Eau Claire shifts gears

The UW-Eau Claire campus has received some serious surgery over the past four years. Alumni might not recognize campus after fresh Davies Center and Centennial Hall construction.

But students and faculty have another improvement to enjoy. The League of American Bicyclists added Eau Claire to its Bicycle Friendly America University program. Eau Claire is one of just four universities in Wisconsin and 75 universities nationwide to recieve this award.

The BFAU program recognizes institutions of higher education for promoting and providing a bikeable campus. Each applicant is evaluated based on efforts to promote bicycling in five areas: engineering, encouragement, education, enforcement and evaluation.

“With roughly 11,000 students, more than 1,500 faculty and about 3,700 vehicle parking spots on campus, (bicycling) is a convenient way to get around campus,” said Christina Hupy, associate professor and Eau Claire Sustainability Fellow.

Hupy said it’s not only faster to get to campus by bicycle, but it’s also healthy and good for the environment.

Eau Claire senior Tommy Spicer said he thinks Eau Claire is bicycle-friendly. Spicer uses the campus’ separated bike lanes and said there are plenty of racks to lock his bike.

Eau Claire currently offers a range of bicycle-friendly services — something Hupy said students don’t take advantage of enough.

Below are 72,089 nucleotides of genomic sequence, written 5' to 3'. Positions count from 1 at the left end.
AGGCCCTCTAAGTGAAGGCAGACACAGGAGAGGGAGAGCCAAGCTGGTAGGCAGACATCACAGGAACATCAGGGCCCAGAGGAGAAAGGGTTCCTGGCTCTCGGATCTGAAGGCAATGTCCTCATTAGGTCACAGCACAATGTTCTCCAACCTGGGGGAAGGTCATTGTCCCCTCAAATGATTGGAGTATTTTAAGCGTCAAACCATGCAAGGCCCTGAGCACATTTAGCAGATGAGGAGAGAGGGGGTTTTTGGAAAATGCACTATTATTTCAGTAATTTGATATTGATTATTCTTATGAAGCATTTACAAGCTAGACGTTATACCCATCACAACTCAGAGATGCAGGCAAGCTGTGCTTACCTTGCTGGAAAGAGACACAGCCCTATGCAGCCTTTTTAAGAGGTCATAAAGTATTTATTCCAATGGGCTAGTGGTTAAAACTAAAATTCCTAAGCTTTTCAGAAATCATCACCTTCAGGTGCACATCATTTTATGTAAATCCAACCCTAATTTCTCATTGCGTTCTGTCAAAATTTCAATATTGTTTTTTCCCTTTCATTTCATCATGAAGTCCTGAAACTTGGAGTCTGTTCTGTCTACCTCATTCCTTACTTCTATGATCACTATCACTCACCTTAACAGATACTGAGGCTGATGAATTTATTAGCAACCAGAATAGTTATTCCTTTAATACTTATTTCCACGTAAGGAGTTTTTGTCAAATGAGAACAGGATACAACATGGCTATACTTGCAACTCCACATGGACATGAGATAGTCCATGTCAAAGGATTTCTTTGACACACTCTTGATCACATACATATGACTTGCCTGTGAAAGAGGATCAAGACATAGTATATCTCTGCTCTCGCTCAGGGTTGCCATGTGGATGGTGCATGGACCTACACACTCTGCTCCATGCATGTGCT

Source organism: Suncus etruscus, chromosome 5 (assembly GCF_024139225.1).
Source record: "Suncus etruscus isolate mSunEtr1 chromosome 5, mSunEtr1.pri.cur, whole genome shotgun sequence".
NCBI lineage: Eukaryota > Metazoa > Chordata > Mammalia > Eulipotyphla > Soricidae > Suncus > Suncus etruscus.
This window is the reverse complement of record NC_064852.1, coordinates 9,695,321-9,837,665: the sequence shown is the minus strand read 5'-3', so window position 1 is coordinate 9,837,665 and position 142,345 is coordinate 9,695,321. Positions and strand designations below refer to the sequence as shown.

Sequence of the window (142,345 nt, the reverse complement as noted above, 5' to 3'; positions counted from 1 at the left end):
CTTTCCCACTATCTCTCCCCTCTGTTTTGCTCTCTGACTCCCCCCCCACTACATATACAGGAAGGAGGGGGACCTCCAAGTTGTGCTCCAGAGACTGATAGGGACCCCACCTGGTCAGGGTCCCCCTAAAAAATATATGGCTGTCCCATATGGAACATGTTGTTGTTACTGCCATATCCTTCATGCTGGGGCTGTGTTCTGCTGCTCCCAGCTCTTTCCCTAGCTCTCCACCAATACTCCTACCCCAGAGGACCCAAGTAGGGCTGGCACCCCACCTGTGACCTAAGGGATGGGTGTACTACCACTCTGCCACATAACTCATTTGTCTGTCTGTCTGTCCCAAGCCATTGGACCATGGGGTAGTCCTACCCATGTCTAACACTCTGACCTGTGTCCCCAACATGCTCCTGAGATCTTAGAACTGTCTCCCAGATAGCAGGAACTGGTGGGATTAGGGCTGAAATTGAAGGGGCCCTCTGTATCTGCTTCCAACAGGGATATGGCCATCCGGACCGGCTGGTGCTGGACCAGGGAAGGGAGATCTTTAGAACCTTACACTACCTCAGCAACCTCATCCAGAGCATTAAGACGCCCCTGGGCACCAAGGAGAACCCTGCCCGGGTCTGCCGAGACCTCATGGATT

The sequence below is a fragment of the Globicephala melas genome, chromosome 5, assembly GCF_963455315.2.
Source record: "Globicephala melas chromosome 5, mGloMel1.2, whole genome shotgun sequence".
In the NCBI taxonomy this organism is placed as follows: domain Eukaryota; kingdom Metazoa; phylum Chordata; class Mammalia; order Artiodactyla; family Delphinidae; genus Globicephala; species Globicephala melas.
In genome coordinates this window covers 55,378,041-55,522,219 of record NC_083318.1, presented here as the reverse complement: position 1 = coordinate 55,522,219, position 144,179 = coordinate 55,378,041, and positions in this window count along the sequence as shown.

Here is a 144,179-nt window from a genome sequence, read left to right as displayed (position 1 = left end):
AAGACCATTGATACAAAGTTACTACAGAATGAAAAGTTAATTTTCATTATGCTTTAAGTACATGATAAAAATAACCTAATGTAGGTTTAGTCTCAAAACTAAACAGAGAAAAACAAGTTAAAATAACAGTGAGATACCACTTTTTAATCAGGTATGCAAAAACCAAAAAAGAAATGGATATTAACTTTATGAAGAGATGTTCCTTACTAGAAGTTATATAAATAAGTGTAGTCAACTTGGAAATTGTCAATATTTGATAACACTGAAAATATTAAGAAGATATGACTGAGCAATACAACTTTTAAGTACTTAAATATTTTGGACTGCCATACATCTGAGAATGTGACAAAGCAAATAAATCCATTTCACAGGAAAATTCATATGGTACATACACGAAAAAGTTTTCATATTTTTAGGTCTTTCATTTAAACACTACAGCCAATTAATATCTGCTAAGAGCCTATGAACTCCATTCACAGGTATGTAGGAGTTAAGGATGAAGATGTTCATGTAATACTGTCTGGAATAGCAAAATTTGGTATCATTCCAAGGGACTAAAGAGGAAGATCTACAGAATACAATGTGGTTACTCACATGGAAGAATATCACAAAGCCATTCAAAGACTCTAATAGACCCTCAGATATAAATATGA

The Environmental Adventure Center offers bicycle rentals by day, weekend or the entire week.

The EAC also offers leases for a semester or entire year.


One semester rental costs $100. Or, for $150, students can lease a bike for an entire year. That way, students don’t need to worry about transporting their bike home on vacations. They can store the bikes at the EAC and receive free tune-ups and inspections. At the end of the lease, if the bicycle is undamaged, students are refunded half their deposit.


The Eau Claire Sustainability Committee has already implemented some of their bicycle and pedestrian plan by painting bike “sharrows” or painted markings indicating shared spaces between bikers, pedestrians and traffic. An installation of sheltered bike-parking areas was recently built on both sides of Centennial Hallas well.

Hupy said a major part of the plan will be presented to the Campus Master Plan Committee in the spring, including a designated bike route that travels down Garfield Avenue and State Street. This would fix the current congestion of bikers and pedestrians in the campus mall due to the Centennial Hall construction, Hupy said.

She said there have been cases of collisions in the crowded campus mall between bikers and pedestrians, including tour groups and children in the Blugold Beginnings program.

Megan Lipari, a senior, said she likes the idea of the mall being off limits to bicycles because the campus is small enough to walk between buildings.

“I don’t prefer when people bike between classes because it’s not really needed and they’re in the way,” Lipari said.

She also said bikers are avoiding pedestrians by riding through the grass, which damages the new landscaping.

Hupy said in years to come, the flawed structure of the footbridge is planned to be torn up and remedied during the Garfield Avenue redesign project. For the time being, students will have to live checking over their shoulders at the dangerous bicycle-
pedestrian intersections.